The Scioto Foundation has announced the establishment of the new MacKenzie Brown Type 1 Diabetes Scholarship Fund. MacKenzie is a junior and attends Notre Dame High School. MacKenzie developed the fund to help students diagnosed with the disease take care of college expenses.
MacKenzie and her parents, Kimberley and David Brown, have set criteria for those who are eligible for the scholarship which was established with an initial gift of $1,000 from Fluor-BWXT Portsmouth LLC. The scholarship recognizes students who are actively involved in the diabetic community, who participate in community and/or extra-curricular activities, and who demonstrate that they are successfully managing the challenges of living with diabetes.
To be eligible for the scholarship, a student must be continuing his/her education beyond the high school level, have a childhood diagnosis of type 1 diabetes, and be successfully managing diabetes with proper medication, exercise and diet. The applicant must also write an essay describing his/her life as a type 1 diabetic. Scholarship selections will be made by the Scioto Foundation’s volunteer scholarship committee.
MacKenzie, who is the youngest person to establish a scholarship fund with the Scioto Foundation, was diagnosed with type 1 diabetes in May, 2008 at the age of 9. Each year the number of children diagnosed with type 1 diabetes increases by 3% each and every year worldwide. MacKenzie recognized the need for type 1 diabetes awareness, fundraising for financially disadvantaged type 1 diabetic families, and education. She set her goal to accomplish all of these things. She started an educational awareness campaign in November of 2015 during National Diabetes Awareness Month.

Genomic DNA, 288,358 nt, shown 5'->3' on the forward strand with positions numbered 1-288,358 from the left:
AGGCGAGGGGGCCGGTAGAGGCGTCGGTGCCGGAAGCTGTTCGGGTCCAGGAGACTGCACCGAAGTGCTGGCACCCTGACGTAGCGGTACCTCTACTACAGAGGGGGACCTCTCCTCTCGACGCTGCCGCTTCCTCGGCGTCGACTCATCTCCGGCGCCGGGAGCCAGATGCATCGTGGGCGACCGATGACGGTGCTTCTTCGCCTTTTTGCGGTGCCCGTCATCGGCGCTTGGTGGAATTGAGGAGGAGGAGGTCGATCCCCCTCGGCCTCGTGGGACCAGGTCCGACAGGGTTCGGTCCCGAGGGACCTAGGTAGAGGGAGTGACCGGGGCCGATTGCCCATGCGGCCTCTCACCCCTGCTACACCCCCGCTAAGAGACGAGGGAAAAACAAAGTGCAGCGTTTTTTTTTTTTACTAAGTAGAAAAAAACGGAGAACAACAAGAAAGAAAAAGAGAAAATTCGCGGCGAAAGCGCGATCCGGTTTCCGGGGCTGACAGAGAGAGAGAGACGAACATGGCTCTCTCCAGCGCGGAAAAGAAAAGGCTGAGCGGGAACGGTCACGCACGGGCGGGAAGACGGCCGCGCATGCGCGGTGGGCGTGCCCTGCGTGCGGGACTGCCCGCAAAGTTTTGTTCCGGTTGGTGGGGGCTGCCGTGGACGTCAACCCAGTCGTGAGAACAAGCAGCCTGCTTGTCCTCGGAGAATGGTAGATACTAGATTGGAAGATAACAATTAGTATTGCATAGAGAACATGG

MacKenzie partnered with Southern Ohio Medical Center (SOMC) to spread awareness about type 1 diabetes and to set up a fund for juvenile diabetes. “The Annual Development Fund for Juvenile Diabetes was developed to help financiallydisadvantaged type 1 diabetic families get to and from out of town appointments and help with meals and other expenses such as lodging, medical copays. The fund is also to be used for educational materials for pediatric offices and for newly diagnosed diabetic patients,” said MacKenzie.
MacKenzie launched her campaign by persuading the Notre Dame and Portsmouth High School Athletic Directors to organize a basketball game between the two schools on November 24, 2015. Proceeds from the game, t-shirts and wrist band sales, raffle donations, concessions, and $1 dress downs in all over $6,000 was raised by MacKenzie for families impacted by type 1 diabetes. The Foundation basketball game with be an annual event alternating host sites between Notre Dame and Portsmouth High Schools.
“There are several children in our community diagnosed with type 1 diabetes. There are two students other than myself that attended Notre Dame that are type 1 diabetics,” said MacKenzie. To increase awareness, MacKenzie developed and displayed educational boards, educational material, and type 1 diabetic supplies, at both Notre Dame High school and Notre Dame Elementary school. MacKenzie spoke to various school aged children in their classrooms at Notre Dame and Portsmouth Elementary schools about type 1 diabetes, signs, symptoms, and the difference between type 1 and type 2 diabetes. She was also interviewed from local newspapers, and was featured on a segment of WSAZ speaking about type 1 diabetes and events coming up.